The stethoclip is a classic stethoscope without a chest piece commonly used in hearing aid acoustics. The open end of the tube of the stethoclip can be attached directly to the angle of the hearing aid and thus enables the technology to be listened to with almost no noise and no sound loss through filters or membranes.

Electronic stethoscopes

Various stethoscope manufacturers now also offer electronic stethoscopes - which are intended to electronically amplify sound, emphasize various tones and eliminate background noises (such as ambient and friction noises). Sounds can also be recorded and played back or transmitted to a computer. Auscultation of the coronary arteries using electronic stethoscopes is currently in clinical trials.

Stethoscopes that can be controlled via smartphones are also on the market. The tones are recorded by means of a membrane that can be attached directly to the mobile phone. The recordings can be saved, analyzed and made visually visible. We are working on an automatic interpretation using artificial intelligence.


Various ear trumpets as a stethoscope, 1845–1882
Mid-19th century stethoscope, BrokenSphere, Seton Medical Center, Daly City, California

The stethoscope was developed in 1816 by René Laënnec in France. Since he did not want to put his ear directly on the chest of a young patient, as was customary at the time, he used a roll of paper as an "ear tube". After he had established that his hearing was not worse, but even better, he pushed ahead with the development of the stethoscope, initially in the form of the wooden ear tube.

The illustrated ear trumpets from the 19th century are described in Meyers Konversations-Lexikon as follows:
“The stethoscope is a 26–31 cm long tube made of wood with a funnel-shaped bottom and a round disc, the so-called ear plate, usually made of ivory . The lower end, about 2.6–3.9 cm in diameter, must be rounded so that it does not cut painfully when it is placed on the skin of the body. When using the stethoscope, you grasp the funnel-shaped end, place it exactly on the surface of the part of the body to be examined so that it sits firmly all around, and then place your ear on the ear plate. "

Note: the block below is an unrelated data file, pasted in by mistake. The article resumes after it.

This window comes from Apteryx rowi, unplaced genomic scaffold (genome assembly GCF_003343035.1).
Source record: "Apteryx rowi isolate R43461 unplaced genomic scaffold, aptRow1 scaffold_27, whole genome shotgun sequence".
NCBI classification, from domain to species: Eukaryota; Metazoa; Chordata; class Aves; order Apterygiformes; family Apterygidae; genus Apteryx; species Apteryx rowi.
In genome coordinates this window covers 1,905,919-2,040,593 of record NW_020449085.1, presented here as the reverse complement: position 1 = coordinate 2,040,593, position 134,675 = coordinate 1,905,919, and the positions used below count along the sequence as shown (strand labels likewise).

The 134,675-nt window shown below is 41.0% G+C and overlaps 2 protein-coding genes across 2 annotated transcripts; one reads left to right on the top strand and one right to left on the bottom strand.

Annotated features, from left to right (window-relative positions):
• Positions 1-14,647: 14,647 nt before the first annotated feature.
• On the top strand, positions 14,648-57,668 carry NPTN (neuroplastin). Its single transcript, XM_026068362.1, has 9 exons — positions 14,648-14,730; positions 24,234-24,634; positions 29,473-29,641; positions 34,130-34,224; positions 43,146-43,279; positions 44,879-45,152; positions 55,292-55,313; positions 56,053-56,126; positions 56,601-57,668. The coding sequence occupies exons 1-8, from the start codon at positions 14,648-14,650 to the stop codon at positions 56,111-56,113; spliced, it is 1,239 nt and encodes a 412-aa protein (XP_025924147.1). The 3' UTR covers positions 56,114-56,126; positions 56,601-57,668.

The current technique of auscultation goes back to the Austrian physician Josef von Škoda (1839).

The first stethoscopes with flexible tubing were developed by doctors Arthur Leared and George Cammann in the 1850s. They had a funnel-shaped end piece and two ear pieces. The Italian Aurelio Bianchi finally invented a stethoscope with a water seal in 1884, thus creating the basis for a modern membrane chestpiece.


A cross-sectional study by the University of Houston found that only 18% of stethoscopes are disinfected. Only in 4% of the cases was the disinfection carried out in accordance with the guidelines applicable in the USA. Stethoscopes are colonized by numerous bacteria, including nosocomial pathogens - often even after cleaning. Typically, bacteria of the genera Porphyromonas gingivalis , Bacteroides , Granulicatella , Actinomyces , Prevotellaceae , Streptococci , Staphylococci , Corynebacterium and Propionibacteria were found. Enterococci , Stenotrophomonas maltophilia and clostridia were found on about half of the instruments . Especially for people with larger open wounds, burns or immunocompromised patients present contaminated stethoscopes is an unnecessary potential danger. If anything, be hand sanitizer and pre-saturated wipes for surface disinfection used. According to the Medical Devices Act, however, these are not per se permissible because the stethoscope as an instrument must be reprocessed with an instrument disinfectant.

See also


Web links

Wiktionary: stethoscope  - explanations of meanings, word origins, synonyms, translations
Commons : Stethoscope  - Collection of pictures, videos and audio files

Individual evidence

  1. Werner E. Gerabek , Bernhard D. Haage, Gundolf Keil, Wolfgang Wegner: Enzyklopädie Medizingeschichte , Walter de Gruyter Verlag 2004, ISBN 978-3-11-015714-7 online
  2. Peter König, Axel Rossmann: Advice for gas turbine operators . Vulkan-Verlag, Essen 1999, ISBN 3-8027-2545-X , p. 155 ( limited preview in Google Book search).
  3. Nursing Stethoscope ( Memento of 13 April 2015, Internet Archive )
  4. Dual Frequency Technology
  6. Maurice B Rappaport, Howard B Sprague: Physiologic and physical laws that govern auscultation, and their clinical application. In: American Heart Journal . 21, 1941, pp. 257-318, doi : 10.1016 / S0002-8703 (41) 90904-3 .
  7. 3M ™ Littmann® Stethoscope, History
  8. Steth IO launches digital stethoscope housed within smartphone case . In: MobiHealthNews . April 24, 2018 ( [accessed June 21, 2018]).
  9. Visualizing Auscultation | Steth IO . In: Steth IO . ( [accessed June 21, 2018]).
  10. The history of the stethoscope , Lehmanns WissensBox. Retrieved May 11, 2017.
  11. What moistens the stethoscope pig , March 29, 2019. Retrieved March 30, 2019.